Written by Ashton Snyder on
 June 12, 2024

Justice Department Refutes Trump Prosecution Collusion Allegations

The U.S. Department of Justice has firmly dismissed accusations of collusion with Manhattan District Attorney Alvin Bragg in the case against former President Trump.

In a letter to the House Judiciary Committee, Assistant Attorney General Carlos Uriarte stated that claims of DOJ politicization are unsupported by any evidence, Fox News reported.

The letter, addressed to Committee Chairman Jim Jordan, was sent late Monday. It followed a verdict where Trump was found guilty of 34 counts of falsifying business records in the first degree. The allegations included speculation that the Justice Department had a role in the investigation led by the Manhattan District Attorney’s office.

DOJ Denies Baseless Accusations

In Principal Deputy Assistant Attorney General Carlos Uriarte's letter, the claims were characterized as "conspiratorial speculation" and "completely baseless." He assured that an extensive review had revealed no communication between the DOJ officials and Bragg’s office about Trump’s case. Uriarte emphasized, “The Department does not generally make extensive efforts to rebut conspiratorial speculation, including to avoid the risk of lending it credibility.”

The backdrop to this denial is Jim Jordan's April 30 letter to Attorney General Merrick Garland. Jordan brought attention to the perceived politicization at the DOJ, pointing to the appointment of Matthew B. Colangelo by Bragg. Colangelo, a former senior DOJ official, was alleged to have been brought on board to expedite the investigation against Trump.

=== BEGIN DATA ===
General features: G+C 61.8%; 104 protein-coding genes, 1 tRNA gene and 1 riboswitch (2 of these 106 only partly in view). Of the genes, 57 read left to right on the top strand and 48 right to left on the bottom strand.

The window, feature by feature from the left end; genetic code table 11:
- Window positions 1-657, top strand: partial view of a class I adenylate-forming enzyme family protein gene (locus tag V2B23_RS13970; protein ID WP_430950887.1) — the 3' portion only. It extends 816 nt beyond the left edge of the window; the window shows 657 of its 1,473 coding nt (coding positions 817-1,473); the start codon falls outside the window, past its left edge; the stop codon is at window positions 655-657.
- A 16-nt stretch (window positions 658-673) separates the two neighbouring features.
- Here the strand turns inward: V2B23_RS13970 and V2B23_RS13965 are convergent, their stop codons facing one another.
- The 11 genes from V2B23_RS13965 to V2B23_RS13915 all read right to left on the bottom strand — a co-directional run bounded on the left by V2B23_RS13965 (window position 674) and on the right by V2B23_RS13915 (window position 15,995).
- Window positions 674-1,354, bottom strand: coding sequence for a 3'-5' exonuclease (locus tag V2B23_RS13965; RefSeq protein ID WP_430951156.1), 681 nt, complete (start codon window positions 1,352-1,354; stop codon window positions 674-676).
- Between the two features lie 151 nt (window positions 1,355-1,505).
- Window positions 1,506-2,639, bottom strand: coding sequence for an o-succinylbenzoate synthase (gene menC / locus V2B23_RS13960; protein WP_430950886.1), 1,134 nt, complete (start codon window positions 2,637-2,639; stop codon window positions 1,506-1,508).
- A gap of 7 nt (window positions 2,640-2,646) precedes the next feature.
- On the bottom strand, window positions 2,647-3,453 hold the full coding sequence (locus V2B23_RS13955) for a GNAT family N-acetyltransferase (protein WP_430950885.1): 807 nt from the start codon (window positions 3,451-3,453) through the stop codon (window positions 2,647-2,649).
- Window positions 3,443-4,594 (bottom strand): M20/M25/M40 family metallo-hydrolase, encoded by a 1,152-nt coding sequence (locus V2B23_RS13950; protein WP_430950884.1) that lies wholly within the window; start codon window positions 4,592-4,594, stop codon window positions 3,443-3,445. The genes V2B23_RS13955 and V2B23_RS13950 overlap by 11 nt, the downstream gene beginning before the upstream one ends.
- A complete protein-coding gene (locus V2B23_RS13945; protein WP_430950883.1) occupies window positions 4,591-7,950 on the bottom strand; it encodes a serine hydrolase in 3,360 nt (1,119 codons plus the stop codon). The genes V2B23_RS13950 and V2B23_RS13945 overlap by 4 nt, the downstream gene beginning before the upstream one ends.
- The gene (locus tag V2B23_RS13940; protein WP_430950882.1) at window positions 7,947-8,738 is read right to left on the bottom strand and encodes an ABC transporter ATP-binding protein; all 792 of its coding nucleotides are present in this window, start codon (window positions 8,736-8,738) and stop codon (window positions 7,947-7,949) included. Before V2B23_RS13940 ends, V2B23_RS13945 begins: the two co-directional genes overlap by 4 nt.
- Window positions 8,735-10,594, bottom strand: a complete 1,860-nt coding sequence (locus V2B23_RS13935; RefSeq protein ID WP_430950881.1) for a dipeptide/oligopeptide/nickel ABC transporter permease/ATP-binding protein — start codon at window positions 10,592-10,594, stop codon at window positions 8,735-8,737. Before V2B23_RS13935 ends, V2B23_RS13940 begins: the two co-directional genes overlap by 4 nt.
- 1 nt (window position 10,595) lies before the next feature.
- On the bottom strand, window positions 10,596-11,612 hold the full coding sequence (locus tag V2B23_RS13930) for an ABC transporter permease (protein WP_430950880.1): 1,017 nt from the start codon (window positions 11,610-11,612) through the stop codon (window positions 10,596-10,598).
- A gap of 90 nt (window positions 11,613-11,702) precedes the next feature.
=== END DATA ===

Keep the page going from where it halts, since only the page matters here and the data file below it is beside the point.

This speculation spurred the judiciary committee's concerns, prompting the current comprehensive clarification from the Department of Justice. Uriarte's exploration included a meticulous search of email communications since January 20, 2021, encompassing all relevant DOJ officials' accounts, including Colangelo’s.

Independence of DOJ and DA’s Office Stressed

Uriarte reiterated the independent nature of the two entities. "The District Attorney’s office is a separate entity from the Department," he noted. He clarified that the Department does not supervise, approve, or control the decisions or work of the District Attorney’s office.

Such independence is foundational to the functioning of the governmental justice system. Uriarte's statement aimed to quash any notion suggesting the District Attorney’s compliance with DOJ directives. The letter communicated that the Justice Department respects this separation, countering any accusations implying otherwise.

These clarifications from Uriarte's office illustrate efforts to maintain transparency and dispel doubts. The autonomy between the two legal entities is central to upholding public trust in judicial processes.

Impact on Public Confidence and Safety

Uriarte pointed out the potential harm caused by unfounded accusations. He reinforced that baseless accusations undermine public confidence in the justice system and endanger the safety of law enforcement officials.

Such claims can lead to threats of violence, posing a significant risk to those administering justice. He stated, “Accusations of wrongdoing made without—and in fact contrary to—evidence undermine confidence in the justice system and have contributed to increased threats of violence and attacks on career law enforcement officials and prosecutors.”

In conclusion, the Department of Justice has denied any involvement in Manhattan District Attorney Alvin Bragg's prosecution of former President Trump, affirming its independence. Assistant Attorney General Carlos Uriarte clarified to the House Judiciary Committee that there were no conspiratorial communications between the DOJ and Bragg's office.

This statement was in response to concerns raised by Jim Jordan regarding the hiring of Matthew B. Colangelo, emphasizing the need for separation of authorities and highlighting the negative impact of false allegations on the justice system and its officials.

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About Ashton Snyder

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